Grafton Bond StoreThe Grafton Bond Building, originally constructed in 1881, is claimed to have been the largest bond store complex in Australia. It is an excellent example of urban commercial utilitarian design, by an eminent Australian architect, William Wardell and its design displays the Northern European influence. Its recent refurbishment and well contrived juxtaposition with modem glass towers is a most successful conservation project. The building stands monument-like in Hickson Road below the glass towers in Kent Street; a juxtaposition of new and old which, when seen from the west across the water, is one of the most engaging views in Sydney.
The building is long and narrow, four and five storeys high at Hickson Road, and three above the rock shelf behind. The walls are built in English bond, of cream bricks believed to have been brought from Newcastle-on-Tyne as sailing ships' ballast. The Dutch gables bear the date 1881 and a monogram formed in red bricks, presumed but without certainty, to be John Frazer's. The depressed pointed-arches and round arches over openings, and banding in the walling, are laid in red-orange bricks. The interior and exterior are in good condition. Intrusive Elements:Modern bullnose roof of access gallery cutting across loading bays.
The Hickson Road facade three bays with plain parapeted gables, one with eaves and two with stepped parapets, one of which curves gracefully around the Napoleon Street corner. The lowest storey is sandstone. The east side, which once faced Jenkins Street, has three stepped gable parapets in the northern European manner, with catheads at the top. Internally the structure is of heavy hardwood posts and girders, with joists, herringboning and timber flooring. Some of the king-post roof trusses are visible.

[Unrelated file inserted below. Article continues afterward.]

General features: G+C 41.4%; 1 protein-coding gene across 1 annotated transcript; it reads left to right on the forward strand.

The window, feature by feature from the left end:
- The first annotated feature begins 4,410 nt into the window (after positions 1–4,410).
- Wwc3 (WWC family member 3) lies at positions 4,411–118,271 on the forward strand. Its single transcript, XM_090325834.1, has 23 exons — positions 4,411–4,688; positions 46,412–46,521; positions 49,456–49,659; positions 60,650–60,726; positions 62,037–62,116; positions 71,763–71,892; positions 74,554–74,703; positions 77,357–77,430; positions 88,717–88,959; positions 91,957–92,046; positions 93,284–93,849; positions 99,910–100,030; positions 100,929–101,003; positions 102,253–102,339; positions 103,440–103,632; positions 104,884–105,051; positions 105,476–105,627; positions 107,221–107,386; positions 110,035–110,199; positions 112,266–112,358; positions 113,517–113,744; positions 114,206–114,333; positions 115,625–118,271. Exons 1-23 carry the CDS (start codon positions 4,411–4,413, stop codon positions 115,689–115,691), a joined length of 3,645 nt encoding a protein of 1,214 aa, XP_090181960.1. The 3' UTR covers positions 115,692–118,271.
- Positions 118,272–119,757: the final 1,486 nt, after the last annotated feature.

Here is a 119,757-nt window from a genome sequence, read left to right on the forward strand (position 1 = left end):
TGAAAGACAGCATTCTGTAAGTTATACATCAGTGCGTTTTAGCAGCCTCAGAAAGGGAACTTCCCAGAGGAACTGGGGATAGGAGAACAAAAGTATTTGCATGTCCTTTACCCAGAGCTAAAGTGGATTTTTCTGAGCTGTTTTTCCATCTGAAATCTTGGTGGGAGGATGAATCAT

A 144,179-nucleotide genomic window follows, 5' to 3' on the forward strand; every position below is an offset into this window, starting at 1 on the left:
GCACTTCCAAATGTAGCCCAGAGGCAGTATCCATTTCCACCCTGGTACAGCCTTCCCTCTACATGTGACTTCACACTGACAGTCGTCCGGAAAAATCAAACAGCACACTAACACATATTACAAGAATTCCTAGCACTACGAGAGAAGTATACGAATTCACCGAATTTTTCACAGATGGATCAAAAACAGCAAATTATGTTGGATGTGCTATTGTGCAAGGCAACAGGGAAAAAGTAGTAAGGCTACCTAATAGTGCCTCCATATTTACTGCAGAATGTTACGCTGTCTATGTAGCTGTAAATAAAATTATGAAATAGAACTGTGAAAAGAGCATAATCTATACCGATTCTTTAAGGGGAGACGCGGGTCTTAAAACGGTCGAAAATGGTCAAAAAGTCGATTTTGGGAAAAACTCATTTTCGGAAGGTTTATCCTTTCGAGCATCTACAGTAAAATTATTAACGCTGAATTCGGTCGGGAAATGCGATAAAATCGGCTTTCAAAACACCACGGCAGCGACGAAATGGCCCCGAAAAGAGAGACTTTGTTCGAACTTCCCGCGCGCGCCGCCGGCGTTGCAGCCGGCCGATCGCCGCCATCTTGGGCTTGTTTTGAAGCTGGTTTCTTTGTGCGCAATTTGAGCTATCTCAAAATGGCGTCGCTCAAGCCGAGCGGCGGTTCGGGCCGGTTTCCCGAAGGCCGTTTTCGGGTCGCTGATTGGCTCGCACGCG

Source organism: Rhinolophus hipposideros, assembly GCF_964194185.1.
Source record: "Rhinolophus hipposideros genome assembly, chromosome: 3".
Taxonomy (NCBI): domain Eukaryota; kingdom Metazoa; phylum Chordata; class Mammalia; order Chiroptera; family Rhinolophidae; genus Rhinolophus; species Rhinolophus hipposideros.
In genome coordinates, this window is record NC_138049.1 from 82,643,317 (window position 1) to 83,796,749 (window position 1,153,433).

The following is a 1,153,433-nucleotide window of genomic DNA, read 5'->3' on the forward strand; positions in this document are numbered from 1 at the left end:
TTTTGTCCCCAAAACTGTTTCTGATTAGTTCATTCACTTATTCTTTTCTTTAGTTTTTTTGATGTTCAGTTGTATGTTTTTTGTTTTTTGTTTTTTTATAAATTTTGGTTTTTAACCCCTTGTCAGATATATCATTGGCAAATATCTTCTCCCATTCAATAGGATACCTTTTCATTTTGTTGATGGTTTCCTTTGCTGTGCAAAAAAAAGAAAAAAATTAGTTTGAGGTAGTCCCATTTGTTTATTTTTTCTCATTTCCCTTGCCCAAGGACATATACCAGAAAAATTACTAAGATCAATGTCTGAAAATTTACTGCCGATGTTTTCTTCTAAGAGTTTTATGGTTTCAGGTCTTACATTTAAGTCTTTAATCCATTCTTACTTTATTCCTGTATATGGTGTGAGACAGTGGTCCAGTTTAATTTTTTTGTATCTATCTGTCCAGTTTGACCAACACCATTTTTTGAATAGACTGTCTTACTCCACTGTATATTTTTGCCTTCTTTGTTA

In 1881 the building was bought by John Frazer & Co and was greatly enlarged, so that by 1886 it had a frontage to the east side of Darling Harbour of 430 feet, and three piers `capable of receiving and shipping cargo of any character and weight'. In 1886 there were 14 warehouses, with a storage capacity of some 44 000 tonnes of cargo and facilities for pressing 1 600 bales of wool a day. It was claimed to be the largest bond warehouse in Australia. The building now known as Grafton Bond was part of this complex. In 1888 the stores became the property of Burns Philip & Co Ltd.
The Grafton Bond Building we see today is a remnant of a much larger complex. The other components of the complex that survived the dramatic changes brought about by the 1893 depression and the redevelopment by the Sydney Harbour Trust, were demolished with the formation of Hickson Road in 1925, which cut across the whole Grafton Wharf site. At that time even this last large building was altered, though it remains largely as it was designed by William Wardell, one of Australia's greatest architects. Incorporated into the new Maritime Centre in the late 1980s, the refurbished Grafton Bond has been successfully adapted for this reuse.